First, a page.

• Cuban intelligence has successfully compromised every major U.S. military operation since the 1983 invasion of Grenada and has provided America’s enemies with forewarning of impending U.S. operations.

• Beijing is busy working to improve Cuban signals intelligence and electronic warfare facilities, which had languished after the fall of the Soviet Union, integrating them into China’s own global satellite network. Mary O’Grady of the Wall Street Journal has noted that this means the Chinese army, at a cyber-warfare complex 20 miles south of Havana, can now monitor phone conversations and Internet transmissions in America. (For the entire Heritage Foundation feature, see http://www.heritage.org/research/reports/2007/10/cuba-at-the-crossroads-the-threat-to-us-national-security)

Then, in July 2008, Dr. Joel F. Brenner, Director of the U.S. Office of the National Counterintelligence Executive (an element of the Office of the Director of National Intelligence) said: “The Russians and the Chinese remain big problems for us. The Cubans are a problem for us and the Iranians are a big problem for us… and the Cubans have a very accomplished set of intel services and they are something we have to watch.”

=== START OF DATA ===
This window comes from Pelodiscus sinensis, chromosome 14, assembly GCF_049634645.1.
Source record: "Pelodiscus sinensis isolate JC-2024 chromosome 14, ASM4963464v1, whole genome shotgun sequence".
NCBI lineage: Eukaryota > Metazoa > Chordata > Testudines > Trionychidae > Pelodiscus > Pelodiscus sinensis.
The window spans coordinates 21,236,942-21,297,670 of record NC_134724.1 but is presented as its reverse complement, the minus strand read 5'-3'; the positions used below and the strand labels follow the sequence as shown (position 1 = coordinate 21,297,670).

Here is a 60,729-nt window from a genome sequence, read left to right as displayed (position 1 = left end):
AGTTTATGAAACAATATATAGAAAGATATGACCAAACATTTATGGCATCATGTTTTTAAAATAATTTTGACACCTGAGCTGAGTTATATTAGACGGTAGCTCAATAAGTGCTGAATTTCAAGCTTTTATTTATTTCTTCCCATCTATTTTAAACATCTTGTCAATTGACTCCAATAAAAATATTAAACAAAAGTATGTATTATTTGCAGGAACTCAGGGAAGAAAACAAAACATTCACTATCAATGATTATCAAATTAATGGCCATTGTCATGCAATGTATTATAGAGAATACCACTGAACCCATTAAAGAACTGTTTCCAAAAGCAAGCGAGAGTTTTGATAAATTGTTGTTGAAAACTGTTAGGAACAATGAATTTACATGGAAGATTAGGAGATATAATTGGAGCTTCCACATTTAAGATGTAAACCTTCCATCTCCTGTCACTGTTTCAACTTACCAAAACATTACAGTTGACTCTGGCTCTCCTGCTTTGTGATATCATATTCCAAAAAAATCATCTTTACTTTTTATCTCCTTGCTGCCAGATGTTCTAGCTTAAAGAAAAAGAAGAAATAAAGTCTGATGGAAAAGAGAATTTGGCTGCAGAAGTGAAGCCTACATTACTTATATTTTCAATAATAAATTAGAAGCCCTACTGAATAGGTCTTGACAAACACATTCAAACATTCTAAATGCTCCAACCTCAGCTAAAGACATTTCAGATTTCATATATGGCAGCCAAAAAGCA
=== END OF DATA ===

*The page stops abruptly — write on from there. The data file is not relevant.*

Last year, the Director of the Defense Intelligence Agency (DIA) told the Senate Armed Services Committee “Cuba remains the predominant foreign intelligence threat to the United States emanating from Latin America.” Shortly thereafter, former Director of the National Counterintelligence Executive, Michelle Van Cleave, testified before the House Committee on Foreign Affairs that “…measured by its reach, history, objectives and success against us, Cuba is easily within the Top Ten list worldwide.”

Cuba earned its position as “Intelligence Trafficker to the World” by stealing U.S. secrets, not necessarily hacking our computers. Knowing this, it is disingenuous for Washington to split hairs between old-school “economic espionage” and “cyber-espionage directed against economic targets.” Everyone understands that Washington insiders exploit the cyber threat to generate publicity for themselves and funding for their projects. It’s time for the administration to stop minimizing the threat from Havana and revitalize our Counterintelligence services so they can better identify and destroy foreign spy services operating in America.